Suppose that old steam plants can be repowered with IGCC for $1100/KW. If output increases by 190% in the process, each GW of old capacity creates another 1.9 GW after repowering. Powering America's cars means adding 18 GW of net capacity per year; this would require repowering about 10 GW of old plants at a cost of $32 billion/year. This leaves $28 billion per year out of the $100 billion in fuel tax revenue.
The conversion of coal to medium-BTU syngas composed of H2 and CO (approximately 300 BTU/ft3) creates many possibilities that do not exist today. Hydrogen could be tapped from the syngas for synthesis of ammonia; a hydrogen-enriched gas stream could be fed to a reactor to make methanol for motor fuel; the gas could be piped to nearby customers as a cheaper substitute for natural gas, and burned in cogenerators to replace the electricity it would otherwise generate (the benefits could be substantial); the syngas could be used to run solid-oxide or molten-carbonate fuel cells to further increase the efficiency of the system. However, such steps are beyond this simple analysis.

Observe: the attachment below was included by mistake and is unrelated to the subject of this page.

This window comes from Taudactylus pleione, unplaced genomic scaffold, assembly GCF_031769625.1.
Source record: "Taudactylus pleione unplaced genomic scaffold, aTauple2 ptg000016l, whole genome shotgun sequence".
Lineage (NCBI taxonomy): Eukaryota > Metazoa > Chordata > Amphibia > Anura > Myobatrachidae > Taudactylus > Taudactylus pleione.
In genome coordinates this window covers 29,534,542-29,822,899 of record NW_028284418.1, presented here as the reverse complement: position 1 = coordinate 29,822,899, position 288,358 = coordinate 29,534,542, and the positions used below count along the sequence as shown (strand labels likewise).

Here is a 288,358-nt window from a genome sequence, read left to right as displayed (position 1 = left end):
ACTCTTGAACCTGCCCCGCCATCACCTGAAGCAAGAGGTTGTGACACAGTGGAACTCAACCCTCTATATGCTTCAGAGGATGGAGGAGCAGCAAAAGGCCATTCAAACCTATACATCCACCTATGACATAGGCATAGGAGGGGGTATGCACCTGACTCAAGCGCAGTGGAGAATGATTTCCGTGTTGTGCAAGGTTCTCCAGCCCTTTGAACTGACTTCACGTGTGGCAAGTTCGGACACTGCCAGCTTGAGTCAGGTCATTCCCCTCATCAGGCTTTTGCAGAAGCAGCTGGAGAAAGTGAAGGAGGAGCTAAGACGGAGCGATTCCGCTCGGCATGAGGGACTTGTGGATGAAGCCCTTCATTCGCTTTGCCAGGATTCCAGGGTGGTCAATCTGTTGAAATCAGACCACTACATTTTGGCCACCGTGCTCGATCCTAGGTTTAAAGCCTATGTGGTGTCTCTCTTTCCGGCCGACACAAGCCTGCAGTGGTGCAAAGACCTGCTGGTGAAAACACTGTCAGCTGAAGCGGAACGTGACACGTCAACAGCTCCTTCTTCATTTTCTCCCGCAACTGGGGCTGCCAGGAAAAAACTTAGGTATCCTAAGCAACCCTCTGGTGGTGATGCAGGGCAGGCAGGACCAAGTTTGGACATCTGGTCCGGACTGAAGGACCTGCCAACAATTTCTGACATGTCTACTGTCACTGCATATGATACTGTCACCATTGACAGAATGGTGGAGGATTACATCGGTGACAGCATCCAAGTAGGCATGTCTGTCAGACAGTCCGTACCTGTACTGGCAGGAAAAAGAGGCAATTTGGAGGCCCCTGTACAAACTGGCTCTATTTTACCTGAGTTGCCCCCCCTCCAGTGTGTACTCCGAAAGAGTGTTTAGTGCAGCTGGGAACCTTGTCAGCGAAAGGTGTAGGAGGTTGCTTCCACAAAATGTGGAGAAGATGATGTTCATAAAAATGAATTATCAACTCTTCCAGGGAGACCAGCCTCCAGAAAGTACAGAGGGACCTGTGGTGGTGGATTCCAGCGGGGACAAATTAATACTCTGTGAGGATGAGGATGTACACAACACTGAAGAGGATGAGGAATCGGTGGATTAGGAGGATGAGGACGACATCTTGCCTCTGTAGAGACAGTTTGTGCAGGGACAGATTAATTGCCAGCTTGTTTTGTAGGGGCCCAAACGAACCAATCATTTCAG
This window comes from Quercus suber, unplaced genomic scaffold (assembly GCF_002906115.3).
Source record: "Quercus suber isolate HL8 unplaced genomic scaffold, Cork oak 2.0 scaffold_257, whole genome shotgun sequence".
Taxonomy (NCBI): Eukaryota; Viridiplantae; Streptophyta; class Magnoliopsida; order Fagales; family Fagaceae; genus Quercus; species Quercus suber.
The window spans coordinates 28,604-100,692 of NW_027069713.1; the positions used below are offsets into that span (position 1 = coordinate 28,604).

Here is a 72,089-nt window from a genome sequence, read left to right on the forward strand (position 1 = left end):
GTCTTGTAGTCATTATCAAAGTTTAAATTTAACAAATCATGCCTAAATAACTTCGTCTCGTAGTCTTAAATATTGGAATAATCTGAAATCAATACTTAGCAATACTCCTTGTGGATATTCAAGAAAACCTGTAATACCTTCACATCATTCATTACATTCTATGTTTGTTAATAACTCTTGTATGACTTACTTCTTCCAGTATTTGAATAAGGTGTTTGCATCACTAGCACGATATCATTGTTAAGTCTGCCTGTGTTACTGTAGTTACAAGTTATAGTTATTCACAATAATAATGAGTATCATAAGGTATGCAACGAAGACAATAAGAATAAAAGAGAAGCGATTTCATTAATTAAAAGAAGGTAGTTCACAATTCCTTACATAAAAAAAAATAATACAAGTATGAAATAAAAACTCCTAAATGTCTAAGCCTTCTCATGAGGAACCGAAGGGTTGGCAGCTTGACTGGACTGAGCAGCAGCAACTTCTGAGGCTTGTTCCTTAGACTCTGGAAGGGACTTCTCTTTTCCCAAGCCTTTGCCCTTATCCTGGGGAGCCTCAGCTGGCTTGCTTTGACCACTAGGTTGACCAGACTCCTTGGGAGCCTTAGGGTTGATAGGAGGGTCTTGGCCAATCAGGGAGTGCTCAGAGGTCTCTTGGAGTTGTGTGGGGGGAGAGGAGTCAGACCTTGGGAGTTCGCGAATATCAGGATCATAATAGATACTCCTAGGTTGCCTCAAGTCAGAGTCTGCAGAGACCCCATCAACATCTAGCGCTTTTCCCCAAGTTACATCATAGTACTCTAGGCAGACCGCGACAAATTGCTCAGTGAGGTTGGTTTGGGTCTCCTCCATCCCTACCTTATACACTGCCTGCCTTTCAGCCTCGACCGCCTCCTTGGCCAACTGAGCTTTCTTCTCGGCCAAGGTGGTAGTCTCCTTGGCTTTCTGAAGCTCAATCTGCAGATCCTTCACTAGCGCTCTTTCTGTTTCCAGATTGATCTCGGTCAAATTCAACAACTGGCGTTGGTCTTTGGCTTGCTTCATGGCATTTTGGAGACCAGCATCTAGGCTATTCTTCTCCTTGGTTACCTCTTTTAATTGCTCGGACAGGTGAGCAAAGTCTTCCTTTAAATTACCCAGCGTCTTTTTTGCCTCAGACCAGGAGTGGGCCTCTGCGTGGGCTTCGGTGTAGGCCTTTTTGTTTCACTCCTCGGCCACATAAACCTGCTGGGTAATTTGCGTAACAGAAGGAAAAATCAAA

Unlike coal, gas has the advantage that it can be used in a variety of ways without processing. According to the EIA 10 , space heat accounted for 68% of all residential consumption of natural gas. In the year 2001 11 , residential space and water heating accounted for 4.47 quads of gas consumption; commercial space and water heating used another 3.05 12 quads. This consumption (low-grade heat) is ideally suited for conversion to cogeneration *. If furnaces and water heaters were converted to use small gas-fired engines instead of open flames, this 7.5 quads of natural gas could produce 1.5 quads of electricity, or an average of 50 GW (the diverted energy could be made up using insulation, solar heat, or syngas from coal-fired IGCC plants). Usage and generation would peak during the heating season, so the actual requirement might be closer to 3 times the average, or 150 GW. If the cogenerators cost $500 per kilowatt, adding 15 GW per year would cost $7.5 billion. This could easily be rolled into the normal installation and replacement cycle of furnaces and water heaters.